From the outset of World War I, French doctors faced an apparent epidemic of puzzling neurological and psychiatric illnesses among soldiers. As they attempted to understand the causes of these illnesses, doctors organized specialized centers near the front, where they submitted soldiers to swift, humiliating treatments and then returned them to duty. At home, they interned the scores of civilians who succumbed to the war's strains in decrepit asylums or left them to fend for themselves. In Treating the Trauma of the Great War, Gregory M. Thomas explores the psychological effects of the war on French citizens, showing how doctors' understanding of mental illness produced deep, tangible effects in the lives of the men and women who suffered.
Doctors vigorously debated the war's role in the genesis of the neuropsychiatric disturbances observed in soldiers and civilians, but most psychiatrists ultimately concluded that mental illnesses appeared primarily in individuals predisposed to disease. Consequently, doctors granted their patients few favors when making decisions about diagnostic labels, treatment regimes, and pension allocations, leaving many to endure illnesses without adequate care or sufficient financial support. In their quest to understand the psychological impact of war, Thomas argues, doctors focused more on demonstrating the capabilities of their medical specialties and serving a state at war than on treating patients. Those aims significantly affected doctors' scientific conclusions, their medical and legal decisions, and their treatment practices. When the war ended, psychiatric reformers used the trauma of war to their advantage, promoting the perception of France as a traumatized nation in need of new psychiatric institutions that could accommodate a large and growing pool of psychologically wounded citizens.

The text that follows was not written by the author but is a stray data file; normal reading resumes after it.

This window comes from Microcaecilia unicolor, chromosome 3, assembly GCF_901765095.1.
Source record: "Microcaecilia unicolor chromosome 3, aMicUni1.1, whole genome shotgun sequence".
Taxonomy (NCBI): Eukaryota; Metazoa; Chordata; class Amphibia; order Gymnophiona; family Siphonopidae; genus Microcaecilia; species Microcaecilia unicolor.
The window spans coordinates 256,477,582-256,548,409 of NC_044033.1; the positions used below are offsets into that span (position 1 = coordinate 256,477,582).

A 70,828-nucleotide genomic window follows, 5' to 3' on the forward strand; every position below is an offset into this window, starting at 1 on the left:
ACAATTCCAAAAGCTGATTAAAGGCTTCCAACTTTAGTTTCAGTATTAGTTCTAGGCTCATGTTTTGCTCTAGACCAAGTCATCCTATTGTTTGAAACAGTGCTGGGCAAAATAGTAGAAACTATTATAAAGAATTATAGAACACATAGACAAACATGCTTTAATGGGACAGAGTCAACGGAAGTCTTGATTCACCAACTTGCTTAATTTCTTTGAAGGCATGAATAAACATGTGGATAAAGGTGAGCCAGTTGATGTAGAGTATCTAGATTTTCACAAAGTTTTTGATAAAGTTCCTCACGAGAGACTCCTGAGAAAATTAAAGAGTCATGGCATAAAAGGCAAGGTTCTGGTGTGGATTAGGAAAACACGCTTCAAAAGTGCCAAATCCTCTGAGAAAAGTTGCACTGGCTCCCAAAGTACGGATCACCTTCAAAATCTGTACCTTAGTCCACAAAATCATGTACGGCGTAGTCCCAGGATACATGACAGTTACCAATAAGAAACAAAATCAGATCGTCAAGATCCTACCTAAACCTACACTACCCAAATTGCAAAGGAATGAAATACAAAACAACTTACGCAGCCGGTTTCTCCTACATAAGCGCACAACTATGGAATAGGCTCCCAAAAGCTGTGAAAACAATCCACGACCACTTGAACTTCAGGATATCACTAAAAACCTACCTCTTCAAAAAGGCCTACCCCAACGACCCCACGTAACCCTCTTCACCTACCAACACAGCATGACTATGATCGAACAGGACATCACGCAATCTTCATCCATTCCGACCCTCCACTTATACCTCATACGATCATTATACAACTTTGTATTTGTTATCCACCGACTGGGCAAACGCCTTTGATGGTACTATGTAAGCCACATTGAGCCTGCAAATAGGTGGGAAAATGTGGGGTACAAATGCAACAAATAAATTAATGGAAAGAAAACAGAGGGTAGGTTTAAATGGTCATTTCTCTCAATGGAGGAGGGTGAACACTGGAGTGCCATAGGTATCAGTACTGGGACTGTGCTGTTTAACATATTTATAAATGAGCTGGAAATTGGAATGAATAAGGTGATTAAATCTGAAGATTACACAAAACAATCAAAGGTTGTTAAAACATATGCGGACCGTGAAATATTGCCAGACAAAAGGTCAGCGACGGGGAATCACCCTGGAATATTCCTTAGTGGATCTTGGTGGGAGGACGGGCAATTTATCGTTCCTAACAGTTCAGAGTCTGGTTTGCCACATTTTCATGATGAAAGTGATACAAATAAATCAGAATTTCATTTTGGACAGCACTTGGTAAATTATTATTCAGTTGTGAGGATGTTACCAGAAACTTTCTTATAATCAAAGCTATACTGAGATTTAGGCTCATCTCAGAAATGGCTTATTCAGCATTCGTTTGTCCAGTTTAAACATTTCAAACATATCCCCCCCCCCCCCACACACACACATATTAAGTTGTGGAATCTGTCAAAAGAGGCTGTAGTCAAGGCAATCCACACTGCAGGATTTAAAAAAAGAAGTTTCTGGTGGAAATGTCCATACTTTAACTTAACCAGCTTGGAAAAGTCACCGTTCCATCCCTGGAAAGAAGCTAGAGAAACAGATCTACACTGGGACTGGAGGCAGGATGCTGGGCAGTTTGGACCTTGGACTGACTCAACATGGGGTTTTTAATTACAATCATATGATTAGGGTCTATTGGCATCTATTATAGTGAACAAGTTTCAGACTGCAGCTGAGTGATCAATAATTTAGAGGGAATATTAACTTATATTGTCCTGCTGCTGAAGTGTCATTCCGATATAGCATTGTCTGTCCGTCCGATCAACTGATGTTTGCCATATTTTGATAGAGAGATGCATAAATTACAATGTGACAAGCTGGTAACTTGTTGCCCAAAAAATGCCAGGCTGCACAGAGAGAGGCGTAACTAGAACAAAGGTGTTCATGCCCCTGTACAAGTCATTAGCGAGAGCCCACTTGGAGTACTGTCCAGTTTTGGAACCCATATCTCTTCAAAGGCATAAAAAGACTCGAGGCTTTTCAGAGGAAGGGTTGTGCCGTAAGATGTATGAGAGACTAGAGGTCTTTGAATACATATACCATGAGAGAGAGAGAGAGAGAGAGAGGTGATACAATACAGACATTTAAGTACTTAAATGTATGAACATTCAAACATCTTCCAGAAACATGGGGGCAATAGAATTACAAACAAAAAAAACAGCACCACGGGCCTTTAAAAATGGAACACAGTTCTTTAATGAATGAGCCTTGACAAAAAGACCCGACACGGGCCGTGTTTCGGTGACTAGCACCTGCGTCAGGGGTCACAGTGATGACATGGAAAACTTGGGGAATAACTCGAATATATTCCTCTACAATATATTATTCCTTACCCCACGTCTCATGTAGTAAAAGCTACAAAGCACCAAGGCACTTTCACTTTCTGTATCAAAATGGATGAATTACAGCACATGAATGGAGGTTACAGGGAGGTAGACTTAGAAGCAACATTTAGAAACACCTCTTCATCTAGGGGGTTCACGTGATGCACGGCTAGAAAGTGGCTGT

Thomas draws on the vast medical literature produced during and after the war, including veterans' journals, parliamentary debates, newspaper articles, and medical administrative reports, infusing his narrative with a vivid human element. Though psychiatrists ultimately failed to raise the status of their specialty, Thomas reveals how the war helped precipitate lasting changes in psychiatric practice.
About the Author
Gregory M. Thomas earned a Ph.D. in European history and the history ofscience and medicine at the University of California, Berkeley. He has taught at Berkeley and in the Honors College at the University of Oregon.